On a glorious day at Cape Spear with the temp hovering around the freezing mark and no wind, things were hopping. Even a little squirrel was feeding on the hillside. There were large flocks of waxwings and Purple Sandpipers. Smaller flocks of Long-tailed Ducks and Eider were scattered about. Among the Common Eider were three King Eider and several Black Scoter, all of which were an unexpected treat.
While walking down to the point, I came across nature-taking-its course as this gull was toying with a downed Dovekie. Keeping a watchful eye for other Dovekies I didn't see any flying by. I walked along the forbidden construction area and back with no luck.
I was totally shocked when this happened. Just as I returned to the lower lookout, in flew this little Dovekie and landed about 12 feet from me.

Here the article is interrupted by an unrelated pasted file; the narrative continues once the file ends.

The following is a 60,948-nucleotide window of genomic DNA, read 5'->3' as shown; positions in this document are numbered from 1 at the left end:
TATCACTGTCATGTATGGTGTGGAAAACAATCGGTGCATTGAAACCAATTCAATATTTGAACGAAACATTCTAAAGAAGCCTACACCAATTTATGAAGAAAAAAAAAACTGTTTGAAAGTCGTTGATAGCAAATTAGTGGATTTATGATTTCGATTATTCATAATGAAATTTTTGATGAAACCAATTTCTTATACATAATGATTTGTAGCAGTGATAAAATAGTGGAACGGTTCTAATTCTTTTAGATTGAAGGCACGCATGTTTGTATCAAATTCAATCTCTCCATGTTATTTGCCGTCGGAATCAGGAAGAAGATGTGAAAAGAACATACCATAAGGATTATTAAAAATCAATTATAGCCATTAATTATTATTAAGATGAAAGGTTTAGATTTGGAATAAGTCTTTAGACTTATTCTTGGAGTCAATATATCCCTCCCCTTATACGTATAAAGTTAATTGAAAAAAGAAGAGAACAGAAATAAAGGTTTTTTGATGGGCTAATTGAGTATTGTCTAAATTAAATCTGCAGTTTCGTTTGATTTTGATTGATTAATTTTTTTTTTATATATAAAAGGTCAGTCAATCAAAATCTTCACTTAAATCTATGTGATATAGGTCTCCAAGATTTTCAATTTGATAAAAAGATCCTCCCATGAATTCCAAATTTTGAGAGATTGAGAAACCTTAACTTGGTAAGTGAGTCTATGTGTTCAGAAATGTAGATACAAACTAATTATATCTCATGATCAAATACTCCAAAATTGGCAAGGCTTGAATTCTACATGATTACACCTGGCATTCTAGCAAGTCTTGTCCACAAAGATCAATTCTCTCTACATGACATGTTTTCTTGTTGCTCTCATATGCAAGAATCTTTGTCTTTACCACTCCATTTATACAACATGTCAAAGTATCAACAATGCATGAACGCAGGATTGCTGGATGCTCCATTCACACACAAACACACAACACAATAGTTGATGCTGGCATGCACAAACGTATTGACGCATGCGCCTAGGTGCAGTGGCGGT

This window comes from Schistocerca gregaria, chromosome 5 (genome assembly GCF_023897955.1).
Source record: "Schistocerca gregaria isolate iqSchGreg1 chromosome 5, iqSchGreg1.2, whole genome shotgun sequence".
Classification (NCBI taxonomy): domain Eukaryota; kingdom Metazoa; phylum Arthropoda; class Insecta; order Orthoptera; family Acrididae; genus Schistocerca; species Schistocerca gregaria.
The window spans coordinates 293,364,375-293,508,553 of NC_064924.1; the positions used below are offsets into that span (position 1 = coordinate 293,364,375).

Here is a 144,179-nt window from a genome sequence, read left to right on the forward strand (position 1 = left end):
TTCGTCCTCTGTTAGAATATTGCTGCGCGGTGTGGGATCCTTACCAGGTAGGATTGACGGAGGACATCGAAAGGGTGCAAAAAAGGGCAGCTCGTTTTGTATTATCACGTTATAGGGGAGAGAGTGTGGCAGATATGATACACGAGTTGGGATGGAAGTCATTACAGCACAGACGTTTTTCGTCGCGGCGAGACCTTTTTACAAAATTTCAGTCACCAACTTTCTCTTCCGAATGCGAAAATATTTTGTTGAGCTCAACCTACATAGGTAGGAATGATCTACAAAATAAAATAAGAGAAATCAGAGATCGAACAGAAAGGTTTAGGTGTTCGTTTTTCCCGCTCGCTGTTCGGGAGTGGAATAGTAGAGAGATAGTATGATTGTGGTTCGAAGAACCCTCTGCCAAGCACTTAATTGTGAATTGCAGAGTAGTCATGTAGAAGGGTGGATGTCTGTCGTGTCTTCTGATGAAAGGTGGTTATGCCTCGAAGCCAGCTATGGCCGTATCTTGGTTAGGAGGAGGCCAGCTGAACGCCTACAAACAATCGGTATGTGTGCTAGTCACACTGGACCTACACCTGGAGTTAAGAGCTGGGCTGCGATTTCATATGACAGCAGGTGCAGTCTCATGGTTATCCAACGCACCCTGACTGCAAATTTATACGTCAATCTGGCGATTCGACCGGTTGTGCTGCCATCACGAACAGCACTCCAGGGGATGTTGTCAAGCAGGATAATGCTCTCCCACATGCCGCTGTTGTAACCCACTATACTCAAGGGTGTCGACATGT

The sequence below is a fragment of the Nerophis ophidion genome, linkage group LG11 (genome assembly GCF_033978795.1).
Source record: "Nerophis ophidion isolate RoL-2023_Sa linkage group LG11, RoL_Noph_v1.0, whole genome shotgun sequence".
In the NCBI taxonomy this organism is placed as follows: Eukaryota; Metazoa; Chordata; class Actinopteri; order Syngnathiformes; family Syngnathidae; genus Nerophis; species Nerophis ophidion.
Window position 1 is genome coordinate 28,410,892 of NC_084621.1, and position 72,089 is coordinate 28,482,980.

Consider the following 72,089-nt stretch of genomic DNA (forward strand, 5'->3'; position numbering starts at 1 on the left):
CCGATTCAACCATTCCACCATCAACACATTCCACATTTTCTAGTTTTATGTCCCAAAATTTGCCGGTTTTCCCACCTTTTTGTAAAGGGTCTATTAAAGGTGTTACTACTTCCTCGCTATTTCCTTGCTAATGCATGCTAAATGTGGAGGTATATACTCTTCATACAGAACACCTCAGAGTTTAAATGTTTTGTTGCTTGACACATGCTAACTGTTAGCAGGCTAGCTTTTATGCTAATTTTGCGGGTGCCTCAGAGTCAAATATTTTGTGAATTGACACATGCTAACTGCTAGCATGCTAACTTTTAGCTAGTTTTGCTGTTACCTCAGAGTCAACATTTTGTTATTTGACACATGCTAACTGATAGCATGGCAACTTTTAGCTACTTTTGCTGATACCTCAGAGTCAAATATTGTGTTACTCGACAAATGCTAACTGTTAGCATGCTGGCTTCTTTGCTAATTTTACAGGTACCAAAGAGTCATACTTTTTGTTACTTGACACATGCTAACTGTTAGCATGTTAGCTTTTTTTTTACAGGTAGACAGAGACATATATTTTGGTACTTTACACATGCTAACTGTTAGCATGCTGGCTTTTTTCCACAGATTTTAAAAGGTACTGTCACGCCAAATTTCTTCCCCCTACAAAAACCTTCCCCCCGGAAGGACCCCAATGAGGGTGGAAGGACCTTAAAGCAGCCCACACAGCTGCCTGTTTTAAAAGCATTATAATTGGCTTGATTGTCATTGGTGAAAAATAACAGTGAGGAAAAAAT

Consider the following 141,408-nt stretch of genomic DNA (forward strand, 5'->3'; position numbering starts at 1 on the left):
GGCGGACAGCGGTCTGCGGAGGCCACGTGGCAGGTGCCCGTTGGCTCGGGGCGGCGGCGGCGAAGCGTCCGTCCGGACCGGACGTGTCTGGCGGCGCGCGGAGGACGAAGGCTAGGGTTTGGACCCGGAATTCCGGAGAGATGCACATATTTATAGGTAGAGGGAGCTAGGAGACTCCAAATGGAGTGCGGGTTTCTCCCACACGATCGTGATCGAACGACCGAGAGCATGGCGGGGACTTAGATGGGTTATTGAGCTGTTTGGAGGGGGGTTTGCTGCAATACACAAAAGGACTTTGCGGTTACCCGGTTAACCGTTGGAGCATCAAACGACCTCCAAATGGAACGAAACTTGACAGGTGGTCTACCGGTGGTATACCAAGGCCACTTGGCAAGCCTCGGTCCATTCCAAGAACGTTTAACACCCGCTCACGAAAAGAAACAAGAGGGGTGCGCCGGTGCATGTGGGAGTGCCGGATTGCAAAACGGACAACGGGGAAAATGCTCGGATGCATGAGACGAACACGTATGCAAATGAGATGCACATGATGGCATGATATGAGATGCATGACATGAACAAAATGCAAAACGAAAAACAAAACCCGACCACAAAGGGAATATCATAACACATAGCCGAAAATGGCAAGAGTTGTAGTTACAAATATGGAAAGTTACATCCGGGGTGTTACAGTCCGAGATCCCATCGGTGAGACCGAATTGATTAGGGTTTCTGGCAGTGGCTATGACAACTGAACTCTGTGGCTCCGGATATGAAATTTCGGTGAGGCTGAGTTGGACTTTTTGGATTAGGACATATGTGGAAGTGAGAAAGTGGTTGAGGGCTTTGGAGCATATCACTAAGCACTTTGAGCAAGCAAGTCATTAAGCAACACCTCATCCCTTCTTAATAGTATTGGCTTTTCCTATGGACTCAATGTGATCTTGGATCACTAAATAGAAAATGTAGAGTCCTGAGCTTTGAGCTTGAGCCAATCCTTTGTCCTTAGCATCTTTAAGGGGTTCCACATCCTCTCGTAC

I blinked twice to make sure this wasn't a figment of my imagination. It was amazing to see this species out of the water, very close and so comfortable. It did not even seem to notice I was there.
It set about preening and working on an area of its breast that appeared to have a healing gash in it.
There was no indication in this bird's behaviour that it was hurting or impeded by this injury.
From all angles, the gash appeared to be healing. The Dovekie stayed for about 10 to 15 minutes. I kept watching the trail to see if any other birders might arrive in time to see this close-up show. Fortunately, two others arrived and got a few minutes of great viewing.
As quick as it arrived, the Dovekie lifted off and flew on its way. Cape Spear always amazes, especially on a nice day!